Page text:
The description of manna given in the Bible does not match any known natural phenomenon, and its failure to appear on the Sabbath testifies to its miraculous quality. Manna is described as tasting like honey and wafers (Exodus 16:31) or deep-fried pastry (Numbers 11:8b). In some way it was like coriander seed (Exodus 16:31) and in some other way like bdellium, a fragrant resin (Numbers 11:7). Fillon seems to suggest that manna was actual coriander seed, or some other seed, but coriander seed has a strong spicy taste, like mild licorice to some, and not like honey. Also, the Israelites were quite intelligent enough to recognise if the manna was a seed coming from bushes.
     
  5. dmp
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    dmp Senior Member

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    :link:
     
  6. Hobbit
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    Hobbit Senior Member

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    I looked it up. It is a well-documented phenomenon, I just couldn't find a full article. Under many dictionary definitions of manna, one of the alternate definitions was these secretions that still exist today.

    -Cp, I did mention that this still doesn't explain the fact that the stuff didn't spoil on the Sabbath, but thus is the power of God. As for the thing about it being like dew and not bushes, this stuff often does look like dew.

    Wow, what a witty retort. Does somebody write your material or did you have to sit up all night yourself thinking about it, because that really is one of the most well thought out retorts I've ever heard. Yep, got me there. You really addressed every point I made, didn't you. I am truly humbled in the presence of such superior debate skills.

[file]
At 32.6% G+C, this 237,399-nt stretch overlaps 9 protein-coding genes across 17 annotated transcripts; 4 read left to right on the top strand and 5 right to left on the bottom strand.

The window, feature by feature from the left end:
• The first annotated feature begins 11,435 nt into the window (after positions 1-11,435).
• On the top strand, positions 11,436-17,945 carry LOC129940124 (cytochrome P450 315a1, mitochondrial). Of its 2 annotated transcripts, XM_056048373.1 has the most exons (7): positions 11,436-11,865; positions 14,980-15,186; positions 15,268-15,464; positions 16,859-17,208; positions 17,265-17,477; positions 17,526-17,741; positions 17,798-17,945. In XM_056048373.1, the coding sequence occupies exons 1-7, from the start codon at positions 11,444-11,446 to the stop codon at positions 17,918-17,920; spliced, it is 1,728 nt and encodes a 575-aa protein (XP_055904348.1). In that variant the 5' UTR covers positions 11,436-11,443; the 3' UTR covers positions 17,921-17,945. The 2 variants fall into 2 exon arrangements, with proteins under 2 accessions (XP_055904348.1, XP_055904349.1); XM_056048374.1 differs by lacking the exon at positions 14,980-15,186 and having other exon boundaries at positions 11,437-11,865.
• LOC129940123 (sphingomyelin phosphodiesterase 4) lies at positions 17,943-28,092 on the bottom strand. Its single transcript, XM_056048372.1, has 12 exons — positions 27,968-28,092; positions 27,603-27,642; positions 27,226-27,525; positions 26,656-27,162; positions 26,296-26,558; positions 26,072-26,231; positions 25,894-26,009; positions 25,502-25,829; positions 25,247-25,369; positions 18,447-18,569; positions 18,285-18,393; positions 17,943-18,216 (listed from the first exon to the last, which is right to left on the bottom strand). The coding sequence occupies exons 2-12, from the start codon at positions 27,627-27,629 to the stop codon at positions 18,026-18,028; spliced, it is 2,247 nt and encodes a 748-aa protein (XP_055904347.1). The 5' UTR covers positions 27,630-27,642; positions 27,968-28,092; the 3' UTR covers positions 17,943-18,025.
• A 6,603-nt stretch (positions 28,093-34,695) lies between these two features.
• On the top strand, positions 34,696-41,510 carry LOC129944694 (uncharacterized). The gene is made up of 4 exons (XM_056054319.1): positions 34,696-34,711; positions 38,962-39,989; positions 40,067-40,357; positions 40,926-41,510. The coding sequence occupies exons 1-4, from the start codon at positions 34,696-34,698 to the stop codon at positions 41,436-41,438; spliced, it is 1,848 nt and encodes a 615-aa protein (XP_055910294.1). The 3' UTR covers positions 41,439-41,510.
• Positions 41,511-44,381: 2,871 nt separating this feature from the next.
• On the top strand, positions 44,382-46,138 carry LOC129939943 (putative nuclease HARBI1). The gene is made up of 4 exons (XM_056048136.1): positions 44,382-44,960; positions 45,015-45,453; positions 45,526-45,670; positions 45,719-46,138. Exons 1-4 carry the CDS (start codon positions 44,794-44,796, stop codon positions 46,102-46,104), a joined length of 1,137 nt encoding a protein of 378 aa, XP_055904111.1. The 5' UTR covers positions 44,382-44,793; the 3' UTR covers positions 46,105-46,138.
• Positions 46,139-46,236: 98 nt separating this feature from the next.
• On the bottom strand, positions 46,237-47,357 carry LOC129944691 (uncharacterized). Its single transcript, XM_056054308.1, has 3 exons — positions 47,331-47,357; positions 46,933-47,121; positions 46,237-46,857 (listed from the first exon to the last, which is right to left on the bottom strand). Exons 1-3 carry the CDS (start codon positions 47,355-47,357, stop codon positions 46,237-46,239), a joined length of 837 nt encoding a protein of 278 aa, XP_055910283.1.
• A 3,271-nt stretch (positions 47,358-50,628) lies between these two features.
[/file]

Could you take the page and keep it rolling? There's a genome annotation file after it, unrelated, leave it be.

7. CharlestonChad
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    Maybe they ate twice as much before the sabbath.
     
  8. Hobbit
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    Hobbit Senior Member

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    No, the Bible clearly states that the stuff didn't spoil on the Sabbath. That and the fact that you can't just eat twice as much the day before a fast and be fine.

    This whole thing is kinda wierd. It's like the scientific explanations of the plagues that have been discovered. Much like the manna story still has a miraculous component of not spoiling on the Sabbath, there's still no scientific explanation for the tenth plague.
     
  9. Nuc
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    Nuc Senior Member

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    It seems like you are really making an argument against the Bible. That things which previously needed to be explained in supernatural terms can be simple natural phenomena. If manna is insect whatever then there was no supernatural intervention on behalf of Moses and gang. :cuckoo:

    Judeo/Christianity aside, most myths have a scientific explanation. Religion is more interesting in the field of ethics/morality/philosophy than as an explainer of physical reality.
     
  10. jillian
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    jillian Princess Supporting Member

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    IMO, religion isn't supposed to be anything more than a guidepost for ethics, morality and philosophy. Whatever personal sense of salvation anyone feels as a result of their particular faith is wonderful, but it's between themselves and their creator.